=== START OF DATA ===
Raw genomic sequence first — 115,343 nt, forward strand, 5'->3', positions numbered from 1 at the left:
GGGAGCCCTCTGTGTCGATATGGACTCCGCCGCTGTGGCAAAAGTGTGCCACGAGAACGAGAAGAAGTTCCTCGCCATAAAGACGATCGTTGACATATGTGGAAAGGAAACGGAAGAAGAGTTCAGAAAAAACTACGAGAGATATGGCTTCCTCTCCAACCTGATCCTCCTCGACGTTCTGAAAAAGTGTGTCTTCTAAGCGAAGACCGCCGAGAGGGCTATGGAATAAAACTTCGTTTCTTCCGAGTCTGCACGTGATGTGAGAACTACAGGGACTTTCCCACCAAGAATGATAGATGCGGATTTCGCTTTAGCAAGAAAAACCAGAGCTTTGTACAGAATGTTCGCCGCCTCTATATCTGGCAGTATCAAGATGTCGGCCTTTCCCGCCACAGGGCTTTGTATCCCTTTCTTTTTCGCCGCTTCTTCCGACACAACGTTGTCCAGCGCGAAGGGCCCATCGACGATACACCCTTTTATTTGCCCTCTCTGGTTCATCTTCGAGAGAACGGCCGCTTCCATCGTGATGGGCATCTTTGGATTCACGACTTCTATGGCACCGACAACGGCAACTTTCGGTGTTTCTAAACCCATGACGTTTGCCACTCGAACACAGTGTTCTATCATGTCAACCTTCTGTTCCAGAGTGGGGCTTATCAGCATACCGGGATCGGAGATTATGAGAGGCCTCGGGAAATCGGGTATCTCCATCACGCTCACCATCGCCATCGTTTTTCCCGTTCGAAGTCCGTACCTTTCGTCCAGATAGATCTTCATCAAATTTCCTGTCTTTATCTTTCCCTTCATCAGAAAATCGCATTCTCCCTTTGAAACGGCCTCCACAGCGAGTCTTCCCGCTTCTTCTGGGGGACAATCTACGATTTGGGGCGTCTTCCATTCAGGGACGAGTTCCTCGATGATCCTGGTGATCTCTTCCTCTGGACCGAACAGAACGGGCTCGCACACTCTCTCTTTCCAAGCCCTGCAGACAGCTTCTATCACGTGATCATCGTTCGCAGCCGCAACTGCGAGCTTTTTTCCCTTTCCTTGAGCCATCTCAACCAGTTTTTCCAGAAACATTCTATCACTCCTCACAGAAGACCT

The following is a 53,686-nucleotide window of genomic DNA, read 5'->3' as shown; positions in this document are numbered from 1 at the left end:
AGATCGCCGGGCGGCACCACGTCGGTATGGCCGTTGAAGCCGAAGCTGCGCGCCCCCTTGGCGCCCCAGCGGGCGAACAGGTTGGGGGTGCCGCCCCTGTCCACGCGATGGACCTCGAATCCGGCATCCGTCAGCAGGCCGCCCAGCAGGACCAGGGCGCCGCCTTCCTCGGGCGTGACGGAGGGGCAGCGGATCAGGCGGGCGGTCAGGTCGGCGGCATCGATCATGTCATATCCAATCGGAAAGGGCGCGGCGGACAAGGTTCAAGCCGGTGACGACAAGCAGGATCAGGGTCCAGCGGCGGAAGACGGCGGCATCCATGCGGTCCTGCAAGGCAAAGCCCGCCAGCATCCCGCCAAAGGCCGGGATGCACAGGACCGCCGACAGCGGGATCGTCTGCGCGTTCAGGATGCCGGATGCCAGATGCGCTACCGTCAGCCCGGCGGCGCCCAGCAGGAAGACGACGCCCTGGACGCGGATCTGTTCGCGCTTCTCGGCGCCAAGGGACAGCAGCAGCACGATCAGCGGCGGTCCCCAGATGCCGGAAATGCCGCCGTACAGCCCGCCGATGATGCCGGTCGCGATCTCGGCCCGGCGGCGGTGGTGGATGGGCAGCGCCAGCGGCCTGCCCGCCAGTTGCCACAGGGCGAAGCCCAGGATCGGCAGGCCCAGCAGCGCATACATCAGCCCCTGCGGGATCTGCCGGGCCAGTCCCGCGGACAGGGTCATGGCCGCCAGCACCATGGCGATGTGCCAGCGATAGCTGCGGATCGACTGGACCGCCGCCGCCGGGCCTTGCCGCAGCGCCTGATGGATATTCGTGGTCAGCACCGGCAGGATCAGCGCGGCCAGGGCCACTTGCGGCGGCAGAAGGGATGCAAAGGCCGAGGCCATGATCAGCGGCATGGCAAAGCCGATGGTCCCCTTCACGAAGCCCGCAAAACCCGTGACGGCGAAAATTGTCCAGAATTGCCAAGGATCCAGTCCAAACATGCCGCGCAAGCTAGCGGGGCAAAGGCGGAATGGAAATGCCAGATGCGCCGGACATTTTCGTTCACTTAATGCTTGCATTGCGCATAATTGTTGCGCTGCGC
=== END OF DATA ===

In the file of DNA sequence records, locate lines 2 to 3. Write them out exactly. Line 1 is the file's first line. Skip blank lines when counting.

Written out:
GGGAGCCCTCTGTGTCGATATGGACTCCGCCGCTGTGGCAAAAGTGTGCCACGAGAACGAGAAGAAGTTCCTCGCCATAAAGACGATCGTTGACATATGTGGAAAGGAAACGGAAGAAGAGTTCAGAAAAAACTACGAGAGATATGGCTTCCTCTCCAACCTGATCCTCCTCGACGTTCTGAAAAAGTGTGTCTTCTAAGCGAAGACCGCCGAGAGGGCTATGGAATAAAACTTCGTTTCTTCCGAGTCTGCACGTGATGTGAGAACTACAGGGACTTTCCCACCAAGAATGATAGATGCGGATTTCGCTTTAGCAAGAAAAACCAGAGCTTTGTACAGAATGTTCGCCGCCTCTATATCTGGCAGTATCAAGATGTCGGCCTTTCCCGCCACAGGGCTTTGTATCCCTTTCTTTTTCGCCGCTTCTTCCGACACAACGTTGTCCAGCGCGAAGGGCCCATCGACGATACACCCTTTTATTTGCCCTCTCTGGTTCATCTTCGAGAGAACGGCCGCTTCCATCGTGATGGGCATCTTTGGATTCACGACTTCTATGGCACCGACAACGGCAACTTTCGGTGTTTCTAAACCCATGACGTTTGCCACTCGAACACAGTGTTCTATCATGTCAACCTTCTGTTCCAGAGTGGGGCTTATCAGCATACCGGGATCGGAGATTATGAGAGGCCTCGGGAAATCGGGTATCTCCATCACGCTCACCATCGCCATCGTTTTTCCCGTTCGAAGTCCGTACCTTTCGTCCAGATAGATCTTCATCAAATTTCCTGTCTTTATCTTTCCCTTCATCAGAAAATCGCATTCTCCCTTTGAAACGGCCTCCACAGCGAGTCTTCCCGCTTCTTCTGGGGGACAATCTACGATTTGGGGCGTCTTCCATTCAGGGACGAGTTCCTCGATGATCCTGGTGATCTCTTCCTCTGGACCGAACAGAACGGGCTCGCACACTCTCTCTTTCCAAGCCCTGCAGACAGCTTCTATCACGTGATCATCGTTCGCAGCCGCAACTGCGAGCTTTTTTCCCTTTCCTTGAGCCATCTCAACCAGTTTTTCCAGAAACATTCTATCACTCCTCACAGAAGACCT

The following is a 53,686-nucleotide window of genomic DNA, read 5'->3' as shown; positions in this document are numbered from 1 at the left end: